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"As long as human rights are violated, there can be no foundation for peace. How can peace grow where speaking the truth is itself a crime?"

March Madness: Tibetans Riot After Monk's Suicide

April 8, 2009

By Cara Paley
Tufts Observer
April 7, 2009

After a Tibetan attack on a police station in
northwestern China that took place Saturday,
March 21, nearly a hundred people involved in the
incident were detained the following day.
According to the Washington Post, the attack was
directly triggered by the alleged suicide of a
Tibetan monk; however, this particular episode
marks just one of many tumultuous clashes between
the Tibetan population and the ruling Chinese officials.

To the Chinese, control of Tibet is natural and
unquestioned. "To most Chinese, it seems
self-evident that Tibet is and always has been a
part of China; the idea of Tibetan secession is
as absurd as Alaskan or Hawaiian secession based
on the mistreatment of native populations "would
be to most Americans," said Elizabeth Remick, a
political science professor at Tufts.

According to the government-run New China News
Agency, though the Chinese police caught six of
those allegedly engaged, the remaining 89 who
partook in the riots turned themselves in. The
New China News Agency also affirmed that all but
two were monks. While less than 100 were
arrested, the Washington Post cites a Tibetan
exile who states that as many as 2,000 people were involved in the protest.

Several hundred people?among them, close to a
hundred monks from the Ragya monastery?attacked
the police station in Ragya and assaulted
policemen and government workers. While some
officials were slightly injured in the events, no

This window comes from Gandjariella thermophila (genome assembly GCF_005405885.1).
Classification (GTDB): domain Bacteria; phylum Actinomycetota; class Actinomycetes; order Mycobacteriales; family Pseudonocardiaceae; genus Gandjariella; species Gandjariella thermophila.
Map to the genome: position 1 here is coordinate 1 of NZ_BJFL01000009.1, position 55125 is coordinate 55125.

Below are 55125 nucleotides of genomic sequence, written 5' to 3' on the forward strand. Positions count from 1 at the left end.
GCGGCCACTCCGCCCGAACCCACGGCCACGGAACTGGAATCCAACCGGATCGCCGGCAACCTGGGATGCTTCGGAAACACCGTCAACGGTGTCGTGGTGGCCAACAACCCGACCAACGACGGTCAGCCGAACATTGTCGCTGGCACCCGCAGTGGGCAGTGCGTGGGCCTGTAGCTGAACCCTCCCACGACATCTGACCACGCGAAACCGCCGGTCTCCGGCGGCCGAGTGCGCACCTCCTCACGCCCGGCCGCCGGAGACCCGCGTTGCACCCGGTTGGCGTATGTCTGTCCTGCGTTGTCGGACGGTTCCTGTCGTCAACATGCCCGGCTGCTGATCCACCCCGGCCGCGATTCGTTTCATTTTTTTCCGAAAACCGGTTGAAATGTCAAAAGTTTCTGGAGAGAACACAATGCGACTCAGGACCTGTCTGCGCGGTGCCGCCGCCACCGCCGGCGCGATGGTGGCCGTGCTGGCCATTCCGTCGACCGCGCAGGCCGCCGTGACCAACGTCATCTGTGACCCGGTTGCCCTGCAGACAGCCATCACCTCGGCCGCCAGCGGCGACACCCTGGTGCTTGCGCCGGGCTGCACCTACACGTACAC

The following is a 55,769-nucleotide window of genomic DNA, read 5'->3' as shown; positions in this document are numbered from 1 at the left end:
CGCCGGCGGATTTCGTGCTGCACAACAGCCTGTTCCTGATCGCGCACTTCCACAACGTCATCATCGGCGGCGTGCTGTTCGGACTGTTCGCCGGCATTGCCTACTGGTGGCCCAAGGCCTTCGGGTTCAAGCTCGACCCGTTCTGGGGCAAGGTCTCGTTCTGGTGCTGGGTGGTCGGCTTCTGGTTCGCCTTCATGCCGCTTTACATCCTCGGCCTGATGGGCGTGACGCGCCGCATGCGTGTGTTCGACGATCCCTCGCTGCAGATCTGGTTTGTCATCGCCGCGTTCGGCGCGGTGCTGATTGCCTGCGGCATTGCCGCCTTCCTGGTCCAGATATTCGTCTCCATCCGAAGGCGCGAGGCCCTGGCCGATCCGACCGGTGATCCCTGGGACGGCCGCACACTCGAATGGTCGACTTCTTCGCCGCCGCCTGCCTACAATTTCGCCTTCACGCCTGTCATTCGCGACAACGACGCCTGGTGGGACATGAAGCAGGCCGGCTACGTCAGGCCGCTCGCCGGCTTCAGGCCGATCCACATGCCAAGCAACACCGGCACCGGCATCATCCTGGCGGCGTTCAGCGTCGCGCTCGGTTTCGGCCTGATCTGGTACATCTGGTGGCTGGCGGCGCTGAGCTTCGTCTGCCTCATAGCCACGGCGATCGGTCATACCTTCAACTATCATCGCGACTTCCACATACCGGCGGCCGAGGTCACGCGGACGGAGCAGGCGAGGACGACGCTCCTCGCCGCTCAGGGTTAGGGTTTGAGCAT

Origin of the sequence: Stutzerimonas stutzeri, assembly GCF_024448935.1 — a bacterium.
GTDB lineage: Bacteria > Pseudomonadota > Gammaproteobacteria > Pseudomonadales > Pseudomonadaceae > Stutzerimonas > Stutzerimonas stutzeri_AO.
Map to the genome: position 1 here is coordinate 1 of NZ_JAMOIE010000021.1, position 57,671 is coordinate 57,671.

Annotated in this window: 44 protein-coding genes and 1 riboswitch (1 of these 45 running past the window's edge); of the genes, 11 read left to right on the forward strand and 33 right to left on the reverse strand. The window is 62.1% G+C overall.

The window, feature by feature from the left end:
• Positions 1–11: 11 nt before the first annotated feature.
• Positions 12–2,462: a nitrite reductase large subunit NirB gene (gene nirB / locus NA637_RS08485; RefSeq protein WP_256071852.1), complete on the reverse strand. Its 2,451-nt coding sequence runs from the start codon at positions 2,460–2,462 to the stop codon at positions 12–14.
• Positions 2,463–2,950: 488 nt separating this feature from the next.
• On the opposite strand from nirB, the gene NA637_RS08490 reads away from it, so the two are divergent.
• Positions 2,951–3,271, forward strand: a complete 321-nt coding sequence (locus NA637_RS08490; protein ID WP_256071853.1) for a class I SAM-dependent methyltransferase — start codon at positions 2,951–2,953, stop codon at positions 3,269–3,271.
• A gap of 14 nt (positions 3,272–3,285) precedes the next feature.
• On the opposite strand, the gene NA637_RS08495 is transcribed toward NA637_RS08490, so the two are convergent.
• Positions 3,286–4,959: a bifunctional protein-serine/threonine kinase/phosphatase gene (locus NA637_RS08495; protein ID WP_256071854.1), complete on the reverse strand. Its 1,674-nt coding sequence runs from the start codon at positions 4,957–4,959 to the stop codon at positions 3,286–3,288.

serious damage has been reported

The violence during March occurred after
28-year-old monk Tashi Sangpo escaped from police
custody and disappeared. According to the
Washington Post, Tashi Sangpo had been detained
due to his involvement in removing the Chinese
flag and spreading out the Tibetan national flag
over the Ragya monastery’s main prayer hall.
Allegedly, fearing his arrest, Sangpo fled from
the Ragya police station after asking to use the
washroom. He was last seen swimming in the Yellow
River; his body has yet to be found.

Triggered by Tashi Sangpo’s death, protestors
violently rallied against Chinese police and
officials in the Ragya Township. According to the
New York Times, such protests also reveal the
Tibetan motive behind their actions: a cry for
independence against Chinese rule. Through such
riots, they lament the day in which China seized
control over the region and simultaneously forced
the spiritual Dalai Lama into exile in India.
Fervently waving the Tibetan national flag and
banners, rioters were seen shouting "Independence
for Tibet" and "Long Live His Holiness the Dalai Lama."

After the clash that occurred between Tibetan and
Chinese groups last March, in which Tibetan riots
in Lhasa, the Tibetan capital, resulted in the
death of several Han Chinese, China has sent
thousands of troops to Tibetan areas. However,
despite the increased presence of Chinese
security, these areas remain consumed by chaos.

Ragya, a township in the Tibetan prefecture of
Golog, is just one of many Tibetan-dominated
areas under Chinese rule that has been the
location of recurring conflict.  In the
predominantly Tibetan Ganzi prefecture in the
Sichuan province, a bomb exploded in an
unoccupied police station. Although it shattered
the building’s windows, the explosion caused no
injuries. Another instance of Tibetan-Chinese
animosity was a minor explosion in a Tibetan part
of Qinghai, which damaged a police car and a firetruck.

Also, according to the Washington Post, a
thousand monks gathered in February at a
monastery in Aba county of the Sichuan province
to protest a ban on celebrating Monlam, a
traditional prayer festival. One monk, in a
dramatic public suicide, soaked himself with gasoline and set himself on fire.

Along with numerous other anti-Chinese protests,
the Tibetan government in exile in Dharamsala,
India released a seven-minute video that reveals
Chinese police officers brutally beating Tibetans
following the Lhasa riots. Currently shown on
YouTube, such actions further mark the ongoing
hostilities between the two groups.

These events, along with the variety of other
clashes that have preceded them, vividly display
the profound tension that exists between restless
Tibetan populations eager for independence and
Chinese officials attempting to enforce their
power. Unfortunately, as hostilities persist,
hopes for peace between Tibetan and Chinese factions remain bleak.
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